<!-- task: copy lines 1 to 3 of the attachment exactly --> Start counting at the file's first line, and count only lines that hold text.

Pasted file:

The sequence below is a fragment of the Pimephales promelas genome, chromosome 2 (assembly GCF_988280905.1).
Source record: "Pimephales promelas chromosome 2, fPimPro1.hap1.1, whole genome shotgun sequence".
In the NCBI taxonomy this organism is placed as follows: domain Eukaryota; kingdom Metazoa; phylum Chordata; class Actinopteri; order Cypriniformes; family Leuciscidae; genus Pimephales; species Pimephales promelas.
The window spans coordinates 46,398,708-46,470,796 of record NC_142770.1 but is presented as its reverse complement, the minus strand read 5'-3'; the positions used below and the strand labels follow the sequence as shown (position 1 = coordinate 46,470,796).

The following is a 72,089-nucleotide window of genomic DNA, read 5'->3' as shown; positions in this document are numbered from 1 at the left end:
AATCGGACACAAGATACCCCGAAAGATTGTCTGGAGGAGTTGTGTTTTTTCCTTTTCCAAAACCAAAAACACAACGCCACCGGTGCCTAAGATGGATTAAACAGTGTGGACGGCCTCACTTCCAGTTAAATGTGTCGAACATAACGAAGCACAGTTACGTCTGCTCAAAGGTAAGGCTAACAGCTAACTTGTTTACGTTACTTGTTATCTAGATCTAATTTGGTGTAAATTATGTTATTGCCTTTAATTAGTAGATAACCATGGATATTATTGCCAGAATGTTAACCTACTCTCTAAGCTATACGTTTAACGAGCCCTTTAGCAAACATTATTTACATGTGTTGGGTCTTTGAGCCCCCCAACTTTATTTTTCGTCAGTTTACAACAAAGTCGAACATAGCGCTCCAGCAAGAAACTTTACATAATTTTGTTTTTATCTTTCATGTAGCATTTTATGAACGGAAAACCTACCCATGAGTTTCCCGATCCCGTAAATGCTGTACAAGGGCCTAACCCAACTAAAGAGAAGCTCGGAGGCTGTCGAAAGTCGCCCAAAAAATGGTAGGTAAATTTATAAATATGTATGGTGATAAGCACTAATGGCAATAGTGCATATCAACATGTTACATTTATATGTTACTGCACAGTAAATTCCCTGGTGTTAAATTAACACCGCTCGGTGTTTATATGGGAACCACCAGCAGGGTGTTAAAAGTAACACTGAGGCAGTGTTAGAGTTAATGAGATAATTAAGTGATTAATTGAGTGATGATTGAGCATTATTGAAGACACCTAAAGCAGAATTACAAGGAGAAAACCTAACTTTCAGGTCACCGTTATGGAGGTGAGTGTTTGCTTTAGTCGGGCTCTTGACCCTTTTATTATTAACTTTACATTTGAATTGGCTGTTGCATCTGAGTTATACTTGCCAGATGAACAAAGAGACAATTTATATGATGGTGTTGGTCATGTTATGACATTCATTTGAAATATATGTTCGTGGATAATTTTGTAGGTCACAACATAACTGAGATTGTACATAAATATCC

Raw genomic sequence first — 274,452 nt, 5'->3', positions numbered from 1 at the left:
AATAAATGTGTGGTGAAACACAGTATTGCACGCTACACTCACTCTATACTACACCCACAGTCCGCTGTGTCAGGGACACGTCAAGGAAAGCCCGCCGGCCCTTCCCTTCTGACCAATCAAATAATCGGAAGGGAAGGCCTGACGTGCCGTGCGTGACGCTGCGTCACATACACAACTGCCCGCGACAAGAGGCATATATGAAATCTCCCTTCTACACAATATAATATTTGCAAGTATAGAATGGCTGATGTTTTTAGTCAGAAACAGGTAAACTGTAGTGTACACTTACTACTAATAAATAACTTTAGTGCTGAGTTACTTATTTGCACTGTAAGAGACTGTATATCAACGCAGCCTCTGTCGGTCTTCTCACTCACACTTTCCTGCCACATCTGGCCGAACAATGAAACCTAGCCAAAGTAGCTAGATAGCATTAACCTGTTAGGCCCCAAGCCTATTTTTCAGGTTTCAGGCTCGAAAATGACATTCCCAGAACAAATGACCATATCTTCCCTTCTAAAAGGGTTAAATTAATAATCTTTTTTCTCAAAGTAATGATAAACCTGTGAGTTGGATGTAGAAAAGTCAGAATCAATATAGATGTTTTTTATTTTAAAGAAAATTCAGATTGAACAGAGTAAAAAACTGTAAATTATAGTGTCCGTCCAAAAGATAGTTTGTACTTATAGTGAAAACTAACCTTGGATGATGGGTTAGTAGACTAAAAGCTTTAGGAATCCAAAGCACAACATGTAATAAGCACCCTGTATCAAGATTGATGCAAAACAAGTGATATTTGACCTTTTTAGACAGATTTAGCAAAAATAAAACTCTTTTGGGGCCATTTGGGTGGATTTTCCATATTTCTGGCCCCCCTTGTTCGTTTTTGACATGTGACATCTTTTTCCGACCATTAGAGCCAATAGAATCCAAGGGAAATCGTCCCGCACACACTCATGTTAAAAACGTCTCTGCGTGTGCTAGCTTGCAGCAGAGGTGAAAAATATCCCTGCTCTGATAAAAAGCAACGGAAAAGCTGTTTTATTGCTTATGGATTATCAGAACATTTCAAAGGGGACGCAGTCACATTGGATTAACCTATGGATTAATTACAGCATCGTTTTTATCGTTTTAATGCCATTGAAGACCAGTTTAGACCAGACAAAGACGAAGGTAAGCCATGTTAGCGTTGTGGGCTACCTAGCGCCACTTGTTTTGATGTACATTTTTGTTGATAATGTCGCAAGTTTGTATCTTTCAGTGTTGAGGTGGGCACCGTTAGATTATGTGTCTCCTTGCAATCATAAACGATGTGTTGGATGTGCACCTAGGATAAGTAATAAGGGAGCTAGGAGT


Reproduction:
The sequence below is a fragment of the Pimephales promelas genome, chromosome 2 (assembly GCF_988280905.1).
Source record: "Pimephales promelas chromosome 2, fPimPro1.hap1.1, whole genome shotgun sequence".
In the NCBI taxonomy this organism is placed as follows: domain Eukaryota; kingdom Metazoa; phylum Chordata; class Actinopteri; order Cypriniformes; family Leuciscidae; genus Pimephales; species Pimephales promelas.